SHS Web of Conferences
Volume 12, 20144th International Conference on Tourism Research (4ICTR)
|Number of page(s)||9|
|Published online||19 November 2014|
Reducing Structural Violence through Entrepreneurial Tourism: Case Study in Hambantota District, Sri Lanka
1 Department of Economics, University of Ruhuna
2 ATI, Dehiwala
Tourism is increasingly recognized as an effective means of achieving peace in world. In this paper tourism’s contribution for peace will be discussed in a broader sense with identification of structural violence as the main cause of Sri Lankan conflict. Structural violence is the process of deprivation of needs. It is characterized politically as repression, and economically by exploitation. The methodology used in this paper to identify ‘how entrepreneurial tourism can contribute to alleviate structural violence’ was basically qualitative. The methodology was based on the grounded theory which portrays the world as being complex and organized by both overt and hidden power structures. It was revealed during the process of data collection that the structural violence was functioning by means of polarization of the social structures such as caste, ethnicity, economic status, nobility, educational status into different strata together with grouping of people into the consequential ends leading to social uneasiness. People engaged in entrepreneurial activities are entrapped in a viscous system of unfair resource allocation and production exploitation operating through intermediaries. The paper suggests that it is necessary to seek remedies to increase the capacity of entrepreneurs to overcome the destructive force of the structural violence.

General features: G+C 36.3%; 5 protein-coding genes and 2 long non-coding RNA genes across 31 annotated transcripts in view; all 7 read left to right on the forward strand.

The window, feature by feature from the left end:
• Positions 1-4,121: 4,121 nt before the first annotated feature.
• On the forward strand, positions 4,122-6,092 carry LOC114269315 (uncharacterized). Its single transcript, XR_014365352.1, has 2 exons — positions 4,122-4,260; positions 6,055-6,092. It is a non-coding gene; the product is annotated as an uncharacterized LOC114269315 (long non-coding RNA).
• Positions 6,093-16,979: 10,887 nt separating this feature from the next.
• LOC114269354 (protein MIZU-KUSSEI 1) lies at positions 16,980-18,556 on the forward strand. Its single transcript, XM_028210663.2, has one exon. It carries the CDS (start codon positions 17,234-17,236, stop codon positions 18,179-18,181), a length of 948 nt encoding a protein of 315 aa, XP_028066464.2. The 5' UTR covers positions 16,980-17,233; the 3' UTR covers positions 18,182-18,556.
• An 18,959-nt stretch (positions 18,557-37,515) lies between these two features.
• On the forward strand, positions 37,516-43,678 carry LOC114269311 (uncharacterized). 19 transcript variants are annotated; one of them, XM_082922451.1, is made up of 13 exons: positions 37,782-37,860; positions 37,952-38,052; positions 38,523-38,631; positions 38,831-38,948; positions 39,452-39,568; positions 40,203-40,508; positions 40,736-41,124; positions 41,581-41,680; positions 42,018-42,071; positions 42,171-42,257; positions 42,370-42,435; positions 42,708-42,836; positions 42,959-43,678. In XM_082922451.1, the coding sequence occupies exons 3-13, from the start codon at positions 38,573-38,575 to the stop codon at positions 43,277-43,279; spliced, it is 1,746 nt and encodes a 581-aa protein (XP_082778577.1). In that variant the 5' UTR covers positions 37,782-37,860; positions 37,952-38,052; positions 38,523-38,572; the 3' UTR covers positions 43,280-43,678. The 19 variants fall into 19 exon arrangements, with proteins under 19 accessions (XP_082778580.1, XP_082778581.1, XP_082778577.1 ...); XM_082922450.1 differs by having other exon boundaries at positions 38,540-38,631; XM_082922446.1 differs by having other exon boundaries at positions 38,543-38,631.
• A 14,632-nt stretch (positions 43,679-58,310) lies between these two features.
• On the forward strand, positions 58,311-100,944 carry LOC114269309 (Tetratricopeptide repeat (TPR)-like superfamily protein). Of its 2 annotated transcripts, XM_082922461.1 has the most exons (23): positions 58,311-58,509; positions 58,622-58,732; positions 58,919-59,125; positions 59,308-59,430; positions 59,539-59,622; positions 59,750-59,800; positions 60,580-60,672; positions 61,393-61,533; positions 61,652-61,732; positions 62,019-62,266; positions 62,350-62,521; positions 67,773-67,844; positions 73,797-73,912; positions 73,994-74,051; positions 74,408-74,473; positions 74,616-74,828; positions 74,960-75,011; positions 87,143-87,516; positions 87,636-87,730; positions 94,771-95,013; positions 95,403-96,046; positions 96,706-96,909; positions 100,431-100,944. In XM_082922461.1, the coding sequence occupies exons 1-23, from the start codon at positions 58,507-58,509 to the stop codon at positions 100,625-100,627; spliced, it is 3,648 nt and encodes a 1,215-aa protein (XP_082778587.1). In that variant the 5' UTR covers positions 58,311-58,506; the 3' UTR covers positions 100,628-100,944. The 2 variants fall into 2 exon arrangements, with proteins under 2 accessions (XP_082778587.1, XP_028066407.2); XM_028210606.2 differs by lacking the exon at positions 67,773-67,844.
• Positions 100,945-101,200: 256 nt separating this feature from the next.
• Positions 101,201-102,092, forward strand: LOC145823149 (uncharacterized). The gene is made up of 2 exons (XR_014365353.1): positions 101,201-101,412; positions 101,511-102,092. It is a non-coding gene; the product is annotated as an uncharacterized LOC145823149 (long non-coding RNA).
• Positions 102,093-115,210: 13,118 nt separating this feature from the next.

© Owned by the authors, published by EDP Sciences, 2014
This is an Open Access article distributed under the terms of the Creative Commons Attribution License 4.0, which permits unrestricted use, distribution, and reproduction in any medium, provided the original work is properly cited.
Current usage metrics show cumulative count of Article Views (full-text article views including HTML views, PDF and ePub downloads, according to the available data) and Abstracts Views on Vision4Press platform.
Data correspond to usage on the plateform after 2015. The current usage metrics is available 48-96 hours after online publication and is updated daily on week days.
Initial download of the metrics may take a while.